Animal dander -- small flakes of skin -- is one of the most common and powerful allergens known to man. People may also be allergic to fur and feathers, as well as animal saliva or urine. Dogs, cats, hamsters, gerbils, guinea pigs, rabbits, rats and birds are common sources of dander. Getting a shorthaired cat or dog doesn't necessarily help, because dander is simply dead skin cells. Sometimes, the pet dander isn't the problem, but rather the pollen or mold spores the pet brings into the house from outdoors.
The simplest way to deal with pet allergies is to have no pets. If you must, however, other measures can help:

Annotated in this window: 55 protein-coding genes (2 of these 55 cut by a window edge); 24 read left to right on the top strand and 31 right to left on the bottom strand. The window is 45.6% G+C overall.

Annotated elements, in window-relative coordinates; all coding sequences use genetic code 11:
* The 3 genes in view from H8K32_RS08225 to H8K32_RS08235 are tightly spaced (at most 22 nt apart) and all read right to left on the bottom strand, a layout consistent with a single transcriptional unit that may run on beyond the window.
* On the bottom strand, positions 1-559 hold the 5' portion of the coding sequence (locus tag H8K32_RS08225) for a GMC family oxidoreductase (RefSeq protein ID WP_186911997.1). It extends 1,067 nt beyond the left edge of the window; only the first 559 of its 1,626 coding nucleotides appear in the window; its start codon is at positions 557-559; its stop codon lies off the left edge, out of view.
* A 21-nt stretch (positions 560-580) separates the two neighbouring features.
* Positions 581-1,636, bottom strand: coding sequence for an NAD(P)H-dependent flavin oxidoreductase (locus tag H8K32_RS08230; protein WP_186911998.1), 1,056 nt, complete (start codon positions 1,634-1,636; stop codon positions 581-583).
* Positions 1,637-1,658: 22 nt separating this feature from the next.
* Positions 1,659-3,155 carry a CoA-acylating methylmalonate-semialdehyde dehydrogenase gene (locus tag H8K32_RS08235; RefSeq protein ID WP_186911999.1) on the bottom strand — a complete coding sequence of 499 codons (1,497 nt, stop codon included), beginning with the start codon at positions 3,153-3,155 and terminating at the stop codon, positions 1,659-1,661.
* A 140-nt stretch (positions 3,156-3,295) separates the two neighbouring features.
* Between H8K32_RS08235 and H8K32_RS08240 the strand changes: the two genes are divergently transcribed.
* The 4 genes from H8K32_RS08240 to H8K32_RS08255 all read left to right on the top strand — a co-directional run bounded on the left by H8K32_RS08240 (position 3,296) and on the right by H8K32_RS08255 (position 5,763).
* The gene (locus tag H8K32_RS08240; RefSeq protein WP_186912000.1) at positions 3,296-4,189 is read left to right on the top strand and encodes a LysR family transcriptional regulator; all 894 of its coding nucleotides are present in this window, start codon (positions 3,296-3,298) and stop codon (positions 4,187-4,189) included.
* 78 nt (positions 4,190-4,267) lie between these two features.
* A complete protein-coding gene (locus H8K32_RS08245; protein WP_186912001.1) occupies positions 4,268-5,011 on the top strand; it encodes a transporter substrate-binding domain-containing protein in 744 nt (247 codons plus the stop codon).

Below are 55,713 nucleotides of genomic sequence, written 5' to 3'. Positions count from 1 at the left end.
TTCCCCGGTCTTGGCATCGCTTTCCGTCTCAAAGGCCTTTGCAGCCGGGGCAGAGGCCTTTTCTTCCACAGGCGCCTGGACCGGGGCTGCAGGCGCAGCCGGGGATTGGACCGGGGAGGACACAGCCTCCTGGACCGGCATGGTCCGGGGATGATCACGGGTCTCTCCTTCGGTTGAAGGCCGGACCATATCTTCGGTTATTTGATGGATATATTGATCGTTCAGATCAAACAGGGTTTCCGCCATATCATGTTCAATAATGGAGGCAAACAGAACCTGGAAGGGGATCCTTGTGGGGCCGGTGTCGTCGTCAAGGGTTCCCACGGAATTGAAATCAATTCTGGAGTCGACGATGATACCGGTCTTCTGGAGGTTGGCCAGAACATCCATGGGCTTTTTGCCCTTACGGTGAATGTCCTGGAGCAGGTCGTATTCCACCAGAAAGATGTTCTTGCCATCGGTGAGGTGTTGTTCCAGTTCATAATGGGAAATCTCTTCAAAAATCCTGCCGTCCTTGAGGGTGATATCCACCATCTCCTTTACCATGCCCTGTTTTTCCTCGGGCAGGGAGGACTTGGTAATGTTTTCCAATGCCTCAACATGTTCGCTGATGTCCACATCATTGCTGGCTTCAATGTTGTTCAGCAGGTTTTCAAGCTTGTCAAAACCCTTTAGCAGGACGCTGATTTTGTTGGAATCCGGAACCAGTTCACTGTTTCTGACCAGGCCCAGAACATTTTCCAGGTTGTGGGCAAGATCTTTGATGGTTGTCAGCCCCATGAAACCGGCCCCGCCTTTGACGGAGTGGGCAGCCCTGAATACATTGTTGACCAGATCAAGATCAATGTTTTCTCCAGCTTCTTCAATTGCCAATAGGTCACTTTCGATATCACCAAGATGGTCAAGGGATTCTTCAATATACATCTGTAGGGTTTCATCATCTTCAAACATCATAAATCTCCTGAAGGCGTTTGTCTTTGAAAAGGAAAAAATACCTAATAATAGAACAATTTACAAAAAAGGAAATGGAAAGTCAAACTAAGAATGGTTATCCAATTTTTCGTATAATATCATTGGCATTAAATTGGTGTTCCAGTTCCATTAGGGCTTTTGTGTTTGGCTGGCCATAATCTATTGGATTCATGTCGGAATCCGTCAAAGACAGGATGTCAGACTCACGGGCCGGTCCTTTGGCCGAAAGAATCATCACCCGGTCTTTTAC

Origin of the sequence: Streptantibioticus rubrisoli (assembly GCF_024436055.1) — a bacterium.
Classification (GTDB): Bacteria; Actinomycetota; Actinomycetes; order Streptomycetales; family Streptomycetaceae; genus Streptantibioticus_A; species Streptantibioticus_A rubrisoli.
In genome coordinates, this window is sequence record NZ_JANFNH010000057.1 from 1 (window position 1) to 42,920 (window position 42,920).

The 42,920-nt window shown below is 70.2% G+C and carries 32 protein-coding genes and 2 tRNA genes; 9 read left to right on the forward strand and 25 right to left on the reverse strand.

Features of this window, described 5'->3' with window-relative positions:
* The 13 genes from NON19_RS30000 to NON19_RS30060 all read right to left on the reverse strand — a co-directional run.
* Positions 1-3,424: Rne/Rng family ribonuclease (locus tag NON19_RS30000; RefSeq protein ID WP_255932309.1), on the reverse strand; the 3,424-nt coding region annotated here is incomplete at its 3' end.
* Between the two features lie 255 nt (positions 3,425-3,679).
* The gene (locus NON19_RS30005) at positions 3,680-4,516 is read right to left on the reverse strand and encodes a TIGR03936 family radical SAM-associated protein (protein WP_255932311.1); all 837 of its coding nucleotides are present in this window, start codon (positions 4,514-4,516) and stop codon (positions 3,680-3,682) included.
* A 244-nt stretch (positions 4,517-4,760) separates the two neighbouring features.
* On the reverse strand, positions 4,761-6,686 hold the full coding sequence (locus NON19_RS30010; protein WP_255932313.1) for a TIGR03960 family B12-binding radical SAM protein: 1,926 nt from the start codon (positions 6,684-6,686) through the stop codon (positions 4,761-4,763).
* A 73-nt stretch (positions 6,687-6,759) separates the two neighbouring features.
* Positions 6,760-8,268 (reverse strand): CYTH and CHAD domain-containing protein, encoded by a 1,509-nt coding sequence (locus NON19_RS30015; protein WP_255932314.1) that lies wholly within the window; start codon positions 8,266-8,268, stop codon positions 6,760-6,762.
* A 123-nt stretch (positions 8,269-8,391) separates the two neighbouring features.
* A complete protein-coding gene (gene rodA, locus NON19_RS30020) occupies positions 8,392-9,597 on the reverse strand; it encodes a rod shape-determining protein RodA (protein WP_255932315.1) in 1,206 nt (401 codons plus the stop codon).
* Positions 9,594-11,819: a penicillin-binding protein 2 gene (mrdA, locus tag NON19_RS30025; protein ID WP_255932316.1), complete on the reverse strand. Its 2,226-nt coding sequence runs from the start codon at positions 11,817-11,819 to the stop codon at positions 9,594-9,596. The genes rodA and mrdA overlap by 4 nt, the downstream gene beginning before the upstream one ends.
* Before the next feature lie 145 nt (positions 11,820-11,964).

- Don't let the pet on the furniture.
- Don't let the pet sleep with the allergic person or even go into the bedroom.
- Avoid upholstered furniture. Use leather or something else, instead.
- Avoid carpets. Wash any throw rugs frequently.
- Have someone who's not allergic bathe and groom the pet weekly.
- Have someone who's not allergic clean the pet's bed and litter box often.
- Vacuum frequently with a machine that has an HEPA (high-efficiency particulate air) filter. Consider HEPA air filters for the home.
Want to know the worst culprit that's likely living under your nose -- and giving your nose fits? Keep reading.